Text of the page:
Some dogs don’t do well without supervision, though. Here, you could have a case of one dog biting or otherwise hurting the other or dogs getting into trouble together. Neither of these are good situations and should be avoided. If you’re not sure about your pups’ behavior when you’re out of sight, it might be wise to use crates or gates to separate them while you’re away. This creates space for each dog to do their own thing, avoiding all the yuck stuff they can get up to when together. Unfortunately, this approach negates the socialization aspect of having two dogs.

So, think carefully before getting a second pup, and ensure that their temperaments match well.

Mind the Age Gap

Having two puppies at the same generally isn’t a great idea. Training a puppy requires a lot of time and energy, and it’s a mission to do this properly for two little bundles of joy at the same time. Even if you have the energy and capacity to get this done, there’s still the social aspect: dogs are social animals, and they learn from each other. Having an older dog around to help show the noob the ropes is a great help, both to you and your new puppy.

Adopt, Don’t Shop

Adopting a pup saves a life. So, if you’re adopting two pups, you save two lives. It’s simple math. Well, actually, adopting a pup has a knock-on effect on the system. By adopting, you create more space at the local shelter or wherever you adopted your new fur kid from. Now, another needy pup can have a shot at a happy life.

It’s Not That Expensive

So, having a dog can be pretty expensive. We know this. Luckily, having two dogs doesn’t necessarily cost double. Okay, so there’s the vet bills, which you won’t get away from. That part doubles. But, the other things don’t. Either way, you’ll have to do some financial planning for your growing family. For example, what will vet bills be for an elderly dog who needs special care?

Pups can share toys, beds, water bowls, grooming tools, and all the other general supplies you need. You’d think that your food bill would double, but you actually end up saving on food since you can now buy in bulk. That is if your fur kids are on the same diet. If you have a puppy and an older dog, or any dog that needs a special diet, it might not be a good idea to share food.

Routine is Essential

Dogs thrive on routine and consistency. Knowing what to expect, where they will have their meals, and when they will spend time with you helps dogs adjust and manage themselves.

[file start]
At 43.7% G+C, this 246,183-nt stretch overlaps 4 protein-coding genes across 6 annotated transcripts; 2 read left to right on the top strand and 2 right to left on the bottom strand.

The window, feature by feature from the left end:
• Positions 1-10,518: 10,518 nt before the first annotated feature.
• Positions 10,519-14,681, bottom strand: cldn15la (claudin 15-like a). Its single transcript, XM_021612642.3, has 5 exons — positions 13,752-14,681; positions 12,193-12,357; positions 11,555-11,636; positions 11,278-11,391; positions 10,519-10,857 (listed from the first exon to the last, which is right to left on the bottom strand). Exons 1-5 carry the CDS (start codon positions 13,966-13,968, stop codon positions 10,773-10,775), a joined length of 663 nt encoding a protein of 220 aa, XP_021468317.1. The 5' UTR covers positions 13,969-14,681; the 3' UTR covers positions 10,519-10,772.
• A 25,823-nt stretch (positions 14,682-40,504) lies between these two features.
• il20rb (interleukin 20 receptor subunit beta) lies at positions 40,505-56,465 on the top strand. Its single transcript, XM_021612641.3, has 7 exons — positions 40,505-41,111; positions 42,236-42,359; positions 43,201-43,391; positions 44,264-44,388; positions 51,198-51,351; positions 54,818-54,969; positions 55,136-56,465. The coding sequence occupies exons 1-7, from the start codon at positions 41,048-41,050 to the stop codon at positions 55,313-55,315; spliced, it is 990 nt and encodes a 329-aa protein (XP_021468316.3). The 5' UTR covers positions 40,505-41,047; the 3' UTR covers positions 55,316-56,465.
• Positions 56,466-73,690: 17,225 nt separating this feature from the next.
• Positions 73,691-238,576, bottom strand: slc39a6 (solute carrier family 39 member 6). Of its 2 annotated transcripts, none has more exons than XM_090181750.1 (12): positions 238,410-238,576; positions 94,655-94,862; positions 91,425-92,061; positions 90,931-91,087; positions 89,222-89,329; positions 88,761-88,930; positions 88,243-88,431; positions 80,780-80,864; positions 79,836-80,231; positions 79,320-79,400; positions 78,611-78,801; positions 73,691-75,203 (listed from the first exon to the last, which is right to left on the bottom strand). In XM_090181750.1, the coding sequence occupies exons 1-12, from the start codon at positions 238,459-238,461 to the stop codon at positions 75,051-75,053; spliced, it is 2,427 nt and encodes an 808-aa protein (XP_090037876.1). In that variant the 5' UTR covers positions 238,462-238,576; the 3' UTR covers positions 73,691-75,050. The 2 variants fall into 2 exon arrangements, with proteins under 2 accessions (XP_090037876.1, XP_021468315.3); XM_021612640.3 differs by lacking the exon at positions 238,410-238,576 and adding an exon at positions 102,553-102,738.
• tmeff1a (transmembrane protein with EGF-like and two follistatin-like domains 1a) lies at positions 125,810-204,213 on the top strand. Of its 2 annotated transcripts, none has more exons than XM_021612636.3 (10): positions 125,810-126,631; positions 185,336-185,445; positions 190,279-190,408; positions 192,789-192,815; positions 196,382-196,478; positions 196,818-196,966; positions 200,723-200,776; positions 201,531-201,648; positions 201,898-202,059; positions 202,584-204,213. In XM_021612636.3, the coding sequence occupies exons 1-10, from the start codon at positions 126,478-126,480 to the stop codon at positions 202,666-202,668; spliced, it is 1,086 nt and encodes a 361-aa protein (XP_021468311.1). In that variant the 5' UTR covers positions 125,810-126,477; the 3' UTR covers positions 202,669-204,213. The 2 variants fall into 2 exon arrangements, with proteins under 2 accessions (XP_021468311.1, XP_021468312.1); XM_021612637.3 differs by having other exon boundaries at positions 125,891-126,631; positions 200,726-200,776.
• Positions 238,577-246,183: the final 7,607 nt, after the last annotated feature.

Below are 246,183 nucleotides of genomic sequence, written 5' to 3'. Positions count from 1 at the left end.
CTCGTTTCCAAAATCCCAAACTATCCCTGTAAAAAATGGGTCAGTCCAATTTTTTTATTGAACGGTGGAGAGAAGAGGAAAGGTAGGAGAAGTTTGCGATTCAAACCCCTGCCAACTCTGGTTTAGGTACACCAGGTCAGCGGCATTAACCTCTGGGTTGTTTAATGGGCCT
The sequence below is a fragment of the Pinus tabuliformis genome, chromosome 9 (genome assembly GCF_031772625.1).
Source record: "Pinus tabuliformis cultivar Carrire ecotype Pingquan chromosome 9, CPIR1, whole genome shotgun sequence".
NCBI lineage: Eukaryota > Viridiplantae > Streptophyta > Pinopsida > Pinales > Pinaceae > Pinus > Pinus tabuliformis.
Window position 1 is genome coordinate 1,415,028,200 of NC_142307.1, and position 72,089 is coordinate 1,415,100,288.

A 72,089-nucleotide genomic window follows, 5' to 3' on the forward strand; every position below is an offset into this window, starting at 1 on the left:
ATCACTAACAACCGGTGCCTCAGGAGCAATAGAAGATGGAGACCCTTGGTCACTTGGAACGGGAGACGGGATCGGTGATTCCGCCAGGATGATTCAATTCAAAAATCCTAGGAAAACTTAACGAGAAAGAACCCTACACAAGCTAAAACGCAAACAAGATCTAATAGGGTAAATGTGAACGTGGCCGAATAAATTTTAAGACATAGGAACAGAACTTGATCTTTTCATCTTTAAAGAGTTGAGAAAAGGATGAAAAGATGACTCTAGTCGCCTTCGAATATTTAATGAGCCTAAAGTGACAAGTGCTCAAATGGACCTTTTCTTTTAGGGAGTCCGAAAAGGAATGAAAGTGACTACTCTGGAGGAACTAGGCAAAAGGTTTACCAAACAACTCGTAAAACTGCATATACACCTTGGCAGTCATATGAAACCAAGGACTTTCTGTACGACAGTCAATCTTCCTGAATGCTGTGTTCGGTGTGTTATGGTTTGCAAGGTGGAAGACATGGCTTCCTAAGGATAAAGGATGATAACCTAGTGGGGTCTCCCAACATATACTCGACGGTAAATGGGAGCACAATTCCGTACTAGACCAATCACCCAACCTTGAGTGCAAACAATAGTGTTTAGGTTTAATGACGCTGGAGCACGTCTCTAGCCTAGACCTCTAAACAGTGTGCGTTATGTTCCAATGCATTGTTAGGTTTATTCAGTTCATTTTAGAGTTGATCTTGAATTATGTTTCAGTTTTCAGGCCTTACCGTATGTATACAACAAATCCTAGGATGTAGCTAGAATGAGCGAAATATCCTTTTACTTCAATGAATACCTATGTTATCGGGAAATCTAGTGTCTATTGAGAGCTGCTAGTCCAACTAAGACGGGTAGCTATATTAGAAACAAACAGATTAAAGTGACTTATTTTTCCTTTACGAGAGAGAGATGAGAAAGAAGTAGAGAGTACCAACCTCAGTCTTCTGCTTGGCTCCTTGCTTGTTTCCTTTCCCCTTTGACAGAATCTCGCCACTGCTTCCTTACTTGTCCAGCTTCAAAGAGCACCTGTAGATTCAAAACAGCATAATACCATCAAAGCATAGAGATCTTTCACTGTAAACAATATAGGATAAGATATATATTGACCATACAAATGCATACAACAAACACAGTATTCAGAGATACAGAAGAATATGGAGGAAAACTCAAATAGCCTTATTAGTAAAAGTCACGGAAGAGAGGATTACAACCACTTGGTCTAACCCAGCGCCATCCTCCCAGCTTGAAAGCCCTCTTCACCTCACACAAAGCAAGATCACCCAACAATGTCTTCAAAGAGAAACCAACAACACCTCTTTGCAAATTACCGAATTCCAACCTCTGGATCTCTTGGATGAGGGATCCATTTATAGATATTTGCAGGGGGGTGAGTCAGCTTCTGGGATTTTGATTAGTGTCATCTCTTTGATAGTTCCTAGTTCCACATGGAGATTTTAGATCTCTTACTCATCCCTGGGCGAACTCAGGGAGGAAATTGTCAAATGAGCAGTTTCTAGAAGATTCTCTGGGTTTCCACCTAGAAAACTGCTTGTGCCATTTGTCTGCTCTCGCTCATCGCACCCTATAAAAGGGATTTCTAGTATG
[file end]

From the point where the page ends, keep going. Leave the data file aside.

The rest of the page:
Additionally, it’s also a good idea to feed your two fur kids separately. This prevents resource guarding, where they start fighting over food and playing the alpha male or female.

Spread the Love

Dogs bring an insane amount of love into your home and having two dogs increases that exponentially. Now, you have fur kids loving you and your family, and you get to enjoy how they play together and interact. Adding a second dog to your family allows you to see a side of your fur kids that you probably haven’t seen before. Watch as they learn to socialize, care for each other, cuddle up for nap time, and generally do life together.

Understand Your Dog

Some dogs thrive on social interaction with other dogs, but some pups don’t get along and are best off in single-dog families. Before opting to bring a second dog into your family, take time to understand your dog and his social behavior.

Closing Thoughts

Having multiple dogs isn’t everyone’s cup of tea, and that includes humans and dogs. Before you bring a second pup into your home, think carefully through all the factors governing that decision. Your pup’s temperament might not do well with a second dog, or he might be over the moon at having another fur kid in the house. Then, there are the implications for your time, energy, and finances. Do you have enough of it to properly care for two fur kids? Will the rest of your family cope with this transition?

Once you’ve thought through all of this and decided that a second fur kid is the way to go, take time choosing a pup that’s the right fit for your family. When you bring your new fur kids home, take time introducing them to your family, one at a time. Set aside time and take special care when introducing them to your other dog(s) to ensure that everyone adjusts well.